However, it reports that discussions between it and stakeholders have indicated that a relabelling cycle of three years would be a reasonable assumption, and relabelling costs would tend to fall in the range of £1,500 to £3,000 per product.

There are new controls establishing maximum levels of BAPs in certain foods and the UK food agency comments that “in practice, the food manufacturing industry may well choose to move to the use of liquid flavouring extracts made from herbs and spices because the levels of BAPs will be more easily controlled.”

The FSA said that the deadline for receipt of industry comments on the proposals is 14 October 2010.

EFSA assessment

New flavouring substances proposed for foods, under the regulation, will have to go through a risk assessment procedure, and petitioners will have to supply data to allow the European Food Safety Authority to form an opinion.

EFSA is currently reassessing flavouring substances that are already in use in the EU, numbering around 2,800 in all. A definite list, as part of the new law, needs to be adopted by the end of 2010.

The FSA draft consultation document can be read here .

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Kraft v.p. gives sodium-reduction strategies

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A product’s sales volume will affect how much emphasis Kraft Foods Inc. places on reducing the product’s sodium content, said Richard Black, vice-president of global nutrition. For example, reducing sodium content by 15 mg in a product with 100 million lbs in annual sales would have more overall impact than by reducing sodium content by 200 mg in a product with 3 million lbs in annual sales.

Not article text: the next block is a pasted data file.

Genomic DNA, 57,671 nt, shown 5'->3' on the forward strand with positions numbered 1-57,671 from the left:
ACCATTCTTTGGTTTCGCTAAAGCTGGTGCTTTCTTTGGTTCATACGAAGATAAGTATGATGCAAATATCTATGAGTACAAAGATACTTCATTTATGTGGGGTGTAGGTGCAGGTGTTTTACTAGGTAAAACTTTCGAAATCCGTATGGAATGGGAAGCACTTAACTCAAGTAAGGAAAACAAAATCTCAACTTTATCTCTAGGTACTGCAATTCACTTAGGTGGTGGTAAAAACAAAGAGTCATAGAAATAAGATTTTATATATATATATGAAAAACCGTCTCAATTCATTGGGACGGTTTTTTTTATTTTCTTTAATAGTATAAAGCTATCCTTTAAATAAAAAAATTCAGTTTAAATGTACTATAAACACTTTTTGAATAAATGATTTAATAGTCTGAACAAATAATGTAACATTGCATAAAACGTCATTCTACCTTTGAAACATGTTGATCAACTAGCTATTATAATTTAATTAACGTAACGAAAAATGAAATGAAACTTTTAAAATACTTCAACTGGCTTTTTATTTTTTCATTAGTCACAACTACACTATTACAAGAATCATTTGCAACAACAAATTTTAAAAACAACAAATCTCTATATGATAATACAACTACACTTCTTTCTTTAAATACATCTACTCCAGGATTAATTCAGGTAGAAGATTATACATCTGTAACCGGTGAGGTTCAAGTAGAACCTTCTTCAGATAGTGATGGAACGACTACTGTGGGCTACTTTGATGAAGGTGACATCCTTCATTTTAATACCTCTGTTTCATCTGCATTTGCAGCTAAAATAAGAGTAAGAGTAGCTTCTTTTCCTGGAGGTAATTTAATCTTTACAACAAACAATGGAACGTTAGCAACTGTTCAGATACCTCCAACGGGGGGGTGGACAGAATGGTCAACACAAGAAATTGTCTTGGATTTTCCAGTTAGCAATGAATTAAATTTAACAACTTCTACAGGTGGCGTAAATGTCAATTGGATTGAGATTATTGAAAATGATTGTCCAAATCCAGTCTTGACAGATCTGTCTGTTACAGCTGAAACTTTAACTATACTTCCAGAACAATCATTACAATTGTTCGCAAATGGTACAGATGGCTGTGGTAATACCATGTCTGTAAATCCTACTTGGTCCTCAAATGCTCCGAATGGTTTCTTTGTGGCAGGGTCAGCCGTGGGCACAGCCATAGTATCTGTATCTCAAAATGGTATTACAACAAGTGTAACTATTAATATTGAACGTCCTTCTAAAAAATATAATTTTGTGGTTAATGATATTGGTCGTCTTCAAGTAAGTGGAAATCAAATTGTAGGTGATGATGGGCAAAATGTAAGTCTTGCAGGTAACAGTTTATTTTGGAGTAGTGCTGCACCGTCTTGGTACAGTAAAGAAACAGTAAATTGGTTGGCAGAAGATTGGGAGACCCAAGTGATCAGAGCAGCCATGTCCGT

Black spoke 19 July in a session titled “Sodium in Foods, Striking the Right Balance” at IFT 10, the Institute of Food Technologists’ annual meeting and food exposition in Chicago. The session drew about 350 people with some sitting against the wall because all the chairs were taken.

Kraft Foods, Northfield, Illinois, USA, has a goal over the next two years of reducing sodium content by an average of 10% across its entire portfolio. Because of the company’s emphasis on sales volume, some foods will experience a greater reduction than 10%.

Kraft Foods will seek cost reduction in other areas to balance out increasing ingredient costs associated with sodium reduction, Black said. Salt may cost 9c to 12c a lb while ingredients that replace salt are higher. A Kraft salt replacer costs about US$1.20 per lb, Black said.

“Now you see the challenge we have,” he said.

Black gave hypothetical examples about the potential costs of reducing sodium in Kraft products. Using figures that were for illustrative purposes and not based on actual data, Black said a 25% sodium reduction in Ritz crackers hypothetically may require additional ingredient costs of about US$1 million per year. Additional charges of about $300,000 per year hypothetically could come in such areas as product development, warehouse and labeling.